**Oct. 31st will be 490 years of rebellion against Church Discipline (Sabbaths), like the Jews before the Exile: **
Interesting to note the following. In the OT, there was a period of exactly 490 years prior to the exile that the Jews had not kept the Land Sabbath, that is, they did not give rest to the land in farming every seventh year. So God said, because you neglected to give the land a rest for 70 total years (490 / 7), I will give the land a rest from you for 70 years.
Now, note, the Sabbaths of the Old Covenant, like much of the Law (excepting, of course, the Decalogue), were merely disciplinary laws.
But behold, discipline has not been eradicated in the NT, for “whatever you bind on earth shall be bound in heaven, and whatever you loose on earth shall be loosed in heaven.” Hence, whenever a bishop (who is a legitimate successor of an Apostle, even Orthodox ones) places disciplinary laws on the faithful under their jurisdiction, they are truly binding on the faithful, usually under pain of mortal sin. Hence, for example, for a Catholic to deliberately disobey a disciplinary law, such as eating meat on a Friday of Lent (baring any health issues that would excuse), or if he (again, leaving aside health or age exceptions) deliberately neglects to fast on the appointed days (in this case, Ash
Wednesday and Good Friday), or misses the Sunday Mass (or Vigil) or Holy Day of Obligation (again, barring a legit excuse, like he’s sick), it is a mortal sin.
But, now notice this. On October 31st, 1517, exactly 490 years ago, there was a devastating rebellion in Christendom, a division of the Father’s children unlike any other time. For, yes, there were always heresies and schisms before this time. But as the CCC implicitly references, this was a division of a far more devastating nature than previous ones, seconded only by the Great Schism. For even in the Great Schism, in which the East took 4 of the 5 Apostolic Sees and separated from the ultimate Kingship (that is, Rome), in much a similar way that the OT North took 10 of the 12 Tribes (12 Tribes, 12 Apostles, hmmm, interesting) and left behind the true kingship (Judah, 2 tribes), this Rebellion was worse! Far worse. For the Orthodox retained true Churches, true Kings of the NT Covenant, hence, heaven has always assented to the disciplines of the Eastern Fathers, even if they are in Schism.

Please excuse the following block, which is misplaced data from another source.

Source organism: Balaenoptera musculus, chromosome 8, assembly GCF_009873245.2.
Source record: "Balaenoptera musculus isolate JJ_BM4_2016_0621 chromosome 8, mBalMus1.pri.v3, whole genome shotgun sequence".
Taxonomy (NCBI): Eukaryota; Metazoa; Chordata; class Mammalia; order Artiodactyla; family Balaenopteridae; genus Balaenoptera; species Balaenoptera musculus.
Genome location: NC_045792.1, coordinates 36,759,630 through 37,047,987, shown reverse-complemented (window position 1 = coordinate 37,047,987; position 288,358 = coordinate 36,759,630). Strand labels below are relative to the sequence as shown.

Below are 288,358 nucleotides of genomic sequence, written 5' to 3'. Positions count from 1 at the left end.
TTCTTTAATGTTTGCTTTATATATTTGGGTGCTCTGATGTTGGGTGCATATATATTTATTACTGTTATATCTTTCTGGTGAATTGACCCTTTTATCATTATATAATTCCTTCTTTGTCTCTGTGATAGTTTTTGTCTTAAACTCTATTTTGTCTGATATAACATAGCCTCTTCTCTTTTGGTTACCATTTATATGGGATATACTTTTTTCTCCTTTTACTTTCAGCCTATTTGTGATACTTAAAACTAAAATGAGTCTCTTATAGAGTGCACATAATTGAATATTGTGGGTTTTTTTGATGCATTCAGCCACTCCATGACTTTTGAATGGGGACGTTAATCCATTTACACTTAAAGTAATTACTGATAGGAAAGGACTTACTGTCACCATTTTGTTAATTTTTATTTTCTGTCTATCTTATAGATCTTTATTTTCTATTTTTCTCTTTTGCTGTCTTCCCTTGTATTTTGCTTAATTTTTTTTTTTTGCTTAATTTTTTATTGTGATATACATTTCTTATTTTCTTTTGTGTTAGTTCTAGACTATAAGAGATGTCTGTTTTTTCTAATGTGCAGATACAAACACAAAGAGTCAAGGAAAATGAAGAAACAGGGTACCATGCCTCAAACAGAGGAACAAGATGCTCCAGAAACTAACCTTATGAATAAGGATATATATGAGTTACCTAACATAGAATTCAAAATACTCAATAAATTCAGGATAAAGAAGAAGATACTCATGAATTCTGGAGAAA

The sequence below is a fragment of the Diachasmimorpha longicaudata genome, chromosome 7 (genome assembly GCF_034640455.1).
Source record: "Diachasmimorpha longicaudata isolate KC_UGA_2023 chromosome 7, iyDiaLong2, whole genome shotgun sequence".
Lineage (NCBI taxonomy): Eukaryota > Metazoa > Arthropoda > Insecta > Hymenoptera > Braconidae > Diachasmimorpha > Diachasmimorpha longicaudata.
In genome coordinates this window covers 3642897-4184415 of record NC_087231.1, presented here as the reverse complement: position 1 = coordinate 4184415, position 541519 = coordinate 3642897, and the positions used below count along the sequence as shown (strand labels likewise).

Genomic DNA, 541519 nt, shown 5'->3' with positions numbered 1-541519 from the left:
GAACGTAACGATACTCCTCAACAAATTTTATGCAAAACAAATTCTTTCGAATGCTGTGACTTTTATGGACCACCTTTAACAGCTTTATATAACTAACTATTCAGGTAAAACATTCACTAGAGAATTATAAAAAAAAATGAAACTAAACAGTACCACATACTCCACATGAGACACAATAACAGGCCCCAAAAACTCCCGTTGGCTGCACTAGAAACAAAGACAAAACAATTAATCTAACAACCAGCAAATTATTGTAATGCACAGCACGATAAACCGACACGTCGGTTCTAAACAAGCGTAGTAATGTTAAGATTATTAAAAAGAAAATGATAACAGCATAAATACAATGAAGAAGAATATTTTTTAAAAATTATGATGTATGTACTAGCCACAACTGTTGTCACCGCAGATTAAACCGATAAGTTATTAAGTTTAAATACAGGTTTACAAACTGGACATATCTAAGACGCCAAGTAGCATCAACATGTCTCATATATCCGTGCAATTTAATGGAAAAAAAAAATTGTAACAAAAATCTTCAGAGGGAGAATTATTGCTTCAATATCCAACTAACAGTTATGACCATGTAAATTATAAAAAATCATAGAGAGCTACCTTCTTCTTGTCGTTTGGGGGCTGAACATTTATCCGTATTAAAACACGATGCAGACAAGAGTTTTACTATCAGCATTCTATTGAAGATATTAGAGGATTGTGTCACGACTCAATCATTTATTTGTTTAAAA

But, behold, the second rebellion is not merely against Peter, but in fact the whole of the NT Fathers. For the heretics no longer persevered in accepting the Oral Word of God that is mediated by the NT Fathers. No, they said to all the Bishops, you take a hike. So, then, to the best of my knowledge, expect possibly for the Anglicans and their derivatives, Protestants are under no obligation to “keep fasts, penances, and Sabbaths, and feasts.” Indeed, no Protestant pastor that I’m aware of will say to his community, “If you neglect to fast, or do some penance on such and such a day, you are guilty of serious sin.” That is not to say Protestants don’t fast or give alms, or go to church, but, technically, very few would say, “I’m in sin if I neglect to do this on a certain day, or in some cases, even any day.” The typical Protestant would counter, “But I do fast and pray because God has ALREADY saved me.” Well, yeah, God’s grace of course does prompt you to do these things. Amen! Although, as James White would respond, Calvinist man that he is, would say, “But I cannot RESIST this grace, it is because of God alone. I couldn’t refuse to do these things if I wanted to because I CAN’T resist the grace of God. His grace is IRRESTIBLE.” OK, so, in other words, I don’t have free will once I “get saved.” OK, fine, so if I fry, I couldn’t help it anyway. Whether I go to heaven or not doesn’t depend on me in any sense. It’s only if God has “predestined me.” I don’t have a choice.
But anyway, that is another can of worms. But in general, this is true. In general, Protestants don’t have “mandatory discipline under pain of sin.”
So it is interesting to take the analogy further.
Oh, and BTW, October 31st is the Eve of a Holy Day of Obligation in the Catholic Church, the feast of “All Saints.” Note, the vast majority of Protestants do not believe in the Intercession of the Saints. In general, they do not petition saints, nor canonize anyone. After all, “we’re all Saints.” And the following day is the day of prayer for the dead, that is, the just in purgation. Ditto, the rebelling factions have not done penance for the souls in purgation, nor prayed for them, for, relative to them, “you either go straight to heaven or hell. There is no suffering Church.” …
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